About Kate Harrison

During this troubling political climate under the Trump Administration, leaders like Councilmember Kate Harrison provide comfort to targeted communities. Her strong defense of civil liberties and pro-Sanctuary legislative efforts demonstrate her true character.
~ Brian Hofer, Chair, City of Oakland Privacy Advisory Commission



Kate comes from three generations of women activists fighting for justice and equity. After years as an involved community member, Kate ran for the City Council, where she works every day to improve District 4 and the City.

In September, 2017 a car struck a 13-year-old bicyclist crossing the intersection of Dwight and California, where nothing is in place to slow the flood of cars on Dwight. Kate successfully lobbied for $100,000 to slow traffic at the intersection and urged the City to expedite the improvements. And she didn’t focus just on District 4. She pressed for policy changes to protect bicyclists and pedestrians throughout Berkeley.

This is just one of many stories from Kate’s first 15 months on the Berkeley City Council. She also developed an action plan and increased funding for affordable housing by $1 million, promoted local small businesses, and reformed policing policies. She stood up to special interests, pushing to require lobbyists in Berkeley to register and downtown developers pay their fair share of community benefits. But the work on the Dwight and California intersection reflects her primary focus.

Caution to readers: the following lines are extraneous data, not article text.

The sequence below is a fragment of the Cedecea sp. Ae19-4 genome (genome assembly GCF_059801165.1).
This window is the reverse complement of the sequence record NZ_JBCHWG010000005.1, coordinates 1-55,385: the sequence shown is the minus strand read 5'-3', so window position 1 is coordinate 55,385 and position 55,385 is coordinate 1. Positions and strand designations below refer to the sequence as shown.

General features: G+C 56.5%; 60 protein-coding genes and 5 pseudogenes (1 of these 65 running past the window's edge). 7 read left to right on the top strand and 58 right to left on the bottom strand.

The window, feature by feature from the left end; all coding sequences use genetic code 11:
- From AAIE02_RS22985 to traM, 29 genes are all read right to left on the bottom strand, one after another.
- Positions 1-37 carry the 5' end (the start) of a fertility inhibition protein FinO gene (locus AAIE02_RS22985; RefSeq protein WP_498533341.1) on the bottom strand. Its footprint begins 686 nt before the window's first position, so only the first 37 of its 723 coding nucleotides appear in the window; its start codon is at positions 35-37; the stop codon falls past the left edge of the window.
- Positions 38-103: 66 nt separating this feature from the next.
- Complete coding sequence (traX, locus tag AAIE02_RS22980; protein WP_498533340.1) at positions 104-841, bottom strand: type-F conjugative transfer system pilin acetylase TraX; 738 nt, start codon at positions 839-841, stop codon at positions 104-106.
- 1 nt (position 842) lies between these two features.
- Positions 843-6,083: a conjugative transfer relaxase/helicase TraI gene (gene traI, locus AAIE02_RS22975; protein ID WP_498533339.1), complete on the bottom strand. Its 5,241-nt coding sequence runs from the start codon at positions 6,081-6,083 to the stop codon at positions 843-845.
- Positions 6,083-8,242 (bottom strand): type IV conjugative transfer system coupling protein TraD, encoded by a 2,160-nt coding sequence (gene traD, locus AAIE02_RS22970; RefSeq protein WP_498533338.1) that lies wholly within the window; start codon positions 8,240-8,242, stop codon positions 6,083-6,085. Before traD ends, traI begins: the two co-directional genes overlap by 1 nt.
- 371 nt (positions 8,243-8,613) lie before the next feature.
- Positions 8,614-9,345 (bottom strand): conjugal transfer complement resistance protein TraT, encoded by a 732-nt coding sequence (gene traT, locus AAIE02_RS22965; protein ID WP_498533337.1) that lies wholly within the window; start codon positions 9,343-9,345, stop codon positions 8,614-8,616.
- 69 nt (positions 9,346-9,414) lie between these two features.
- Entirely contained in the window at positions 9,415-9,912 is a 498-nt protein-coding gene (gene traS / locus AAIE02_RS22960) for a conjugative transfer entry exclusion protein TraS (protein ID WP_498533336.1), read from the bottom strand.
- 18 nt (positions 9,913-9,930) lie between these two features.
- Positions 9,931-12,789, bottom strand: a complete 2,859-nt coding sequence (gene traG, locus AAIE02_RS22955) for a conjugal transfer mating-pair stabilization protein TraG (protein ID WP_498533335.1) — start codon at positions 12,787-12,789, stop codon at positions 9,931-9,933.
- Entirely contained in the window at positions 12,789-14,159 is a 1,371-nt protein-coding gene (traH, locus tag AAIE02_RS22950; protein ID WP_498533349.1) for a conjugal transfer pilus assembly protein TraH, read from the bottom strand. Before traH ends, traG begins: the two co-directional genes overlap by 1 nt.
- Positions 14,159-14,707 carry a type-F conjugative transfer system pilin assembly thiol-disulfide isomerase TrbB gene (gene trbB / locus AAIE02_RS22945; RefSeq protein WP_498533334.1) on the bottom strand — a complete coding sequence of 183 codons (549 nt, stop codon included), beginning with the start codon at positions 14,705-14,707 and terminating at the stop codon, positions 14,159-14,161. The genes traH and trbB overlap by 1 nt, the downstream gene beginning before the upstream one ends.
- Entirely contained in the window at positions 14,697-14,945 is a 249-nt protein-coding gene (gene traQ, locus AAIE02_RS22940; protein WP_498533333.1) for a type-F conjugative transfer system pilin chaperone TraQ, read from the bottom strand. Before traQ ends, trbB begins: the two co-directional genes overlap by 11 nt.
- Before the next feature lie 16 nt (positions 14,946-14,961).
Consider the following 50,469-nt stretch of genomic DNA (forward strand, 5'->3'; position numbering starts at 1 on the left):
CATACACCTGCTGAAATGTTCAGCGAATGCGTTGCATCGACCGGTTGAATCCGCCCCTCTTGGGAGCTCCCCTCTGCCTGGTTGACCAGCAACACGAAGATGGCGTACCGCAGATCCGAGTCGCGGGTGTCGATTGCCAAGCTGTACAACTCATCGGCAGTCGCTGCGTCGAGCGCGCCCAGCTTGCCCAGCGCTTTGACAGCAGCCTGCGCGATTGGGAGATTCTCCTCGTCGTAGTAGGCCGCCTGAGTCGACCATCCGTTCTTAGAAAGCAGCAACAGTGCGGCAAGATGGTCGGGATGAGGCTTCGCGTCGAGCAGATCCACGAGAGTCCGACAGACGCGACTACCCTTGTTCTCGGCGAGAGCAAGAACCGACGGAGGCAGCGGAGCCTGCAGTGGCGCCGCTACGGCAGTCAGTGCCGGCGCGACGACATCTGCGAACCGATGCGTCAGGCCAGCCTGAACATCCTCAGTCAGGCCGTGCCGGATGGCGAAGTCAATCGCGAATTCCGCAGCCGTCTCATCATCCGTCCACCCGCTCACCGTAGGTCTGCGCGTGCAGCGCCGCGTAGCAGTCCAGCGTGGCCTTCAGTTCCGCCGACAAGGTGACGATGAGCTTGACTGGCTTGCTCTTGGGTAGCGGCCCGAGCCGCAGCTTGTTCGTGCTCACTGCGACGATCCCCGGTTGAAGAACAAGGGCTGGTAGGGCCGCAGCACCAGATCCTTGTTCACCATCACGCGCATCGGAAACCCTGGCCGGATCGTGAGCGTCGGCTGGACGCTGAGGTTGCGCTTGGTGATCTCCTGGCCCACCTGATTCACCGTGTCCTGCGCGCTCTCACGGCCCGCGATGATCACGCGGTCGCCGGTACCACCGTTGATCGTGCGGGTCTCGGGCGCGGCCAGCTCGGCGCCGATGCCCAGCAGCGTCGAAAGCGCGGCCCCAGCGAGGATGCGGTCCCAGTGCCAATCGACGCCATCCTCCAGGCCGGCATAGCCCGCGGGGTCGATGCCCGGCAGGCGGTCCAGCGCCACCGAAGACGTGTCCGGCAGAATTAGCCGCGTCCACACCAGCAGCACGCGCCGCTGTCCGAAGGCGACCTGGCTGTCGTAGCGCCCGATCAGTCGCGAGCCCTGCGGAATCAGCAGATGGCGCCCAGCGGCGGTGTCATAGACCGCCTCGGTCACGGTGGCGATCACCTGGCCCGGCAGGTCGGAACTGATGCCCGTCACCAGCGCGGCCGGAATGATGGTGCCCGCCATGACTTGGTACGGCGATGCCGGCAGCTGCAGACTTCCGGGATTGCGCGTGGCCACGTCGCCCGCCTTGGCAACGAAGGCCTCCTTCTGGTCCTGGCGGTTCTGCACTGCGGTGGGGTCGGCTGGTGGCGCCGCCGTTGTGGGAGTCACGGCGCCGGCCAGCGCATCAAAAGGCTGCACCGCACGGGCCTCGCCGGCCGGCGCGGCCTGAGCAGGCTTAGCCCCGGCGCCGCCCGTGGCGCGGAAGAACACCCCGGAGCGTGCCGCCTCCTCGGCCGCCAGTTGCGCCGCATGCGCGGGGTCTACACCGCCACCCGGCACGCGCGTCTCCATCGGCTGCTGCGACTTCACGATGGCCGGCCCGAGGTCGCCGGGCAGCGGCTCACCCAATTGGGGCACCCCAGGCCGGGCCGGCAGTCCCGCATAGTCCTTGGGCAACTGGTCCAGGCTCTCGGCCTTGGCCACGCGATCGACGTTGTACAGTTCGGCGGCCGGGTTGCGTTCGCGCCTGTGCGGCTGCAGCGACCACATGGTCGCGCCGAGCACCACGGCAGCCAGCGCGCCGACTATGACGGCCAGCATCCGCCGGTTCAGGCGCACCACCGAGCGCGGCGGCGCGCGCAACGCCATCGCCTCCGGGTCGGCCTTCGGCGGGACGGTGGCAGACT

If a concerned constituent calls, Kate makes sure they are lent an empathetic ear. She brought additional trash bins to North Shattuck. She pressed PG&E to improve the safety of gas pipelines running right past Berkeley High School. She eased the regulatory burden for our taxi drivers, who serve seniors and the disabled. Her office refuses to overlook the day-to-day issues that affect our neighbors.

She promises to keep answering every single phone call and email. A vote for Kate will ensure your local representative always has your back.



As a public sector consultant, for the past 16 years Kate solved problems for agencies in 31 California counties, eight states and fourteen nations.  Her firm improves systematic access for people and brings agencies to provide legal resources and improve outcomes in foster care, domestic violence, child support and child custody cases. People who benefit from Kate’s work include Native American foster youth in North Dakota, defendants without lawyers in Serbia and people returning to their communities from prison.

Kate’s work experience includes policy and executive positions in the San Francisco Mayor’s Office under Art Agnos, and at the California Administrative Office of the Courts, where she helped develop the budget and policies for and enhance access to California’s $1.7 billion-a-year court system. Kate has balanced budgets and improved government efficiency while ensuring services for the most vulnerable are maintained and employees treated fairly.

Kate attended UCB as an undergraduate and received her Masters from the Goldman School of Public Policy. As a student activist, she worked on Berkeley’s rent control campaign, protecting tenants from unjust evictions and unreasonable rent increases, formed a statewide coalition to pass California’s first just cause eviction protection, and exposed abuses committed by the FBI for the ACLU.

Kate’s first paid job involved identifying inequitable treatment of minority communities by Oakland’s criminal justice system.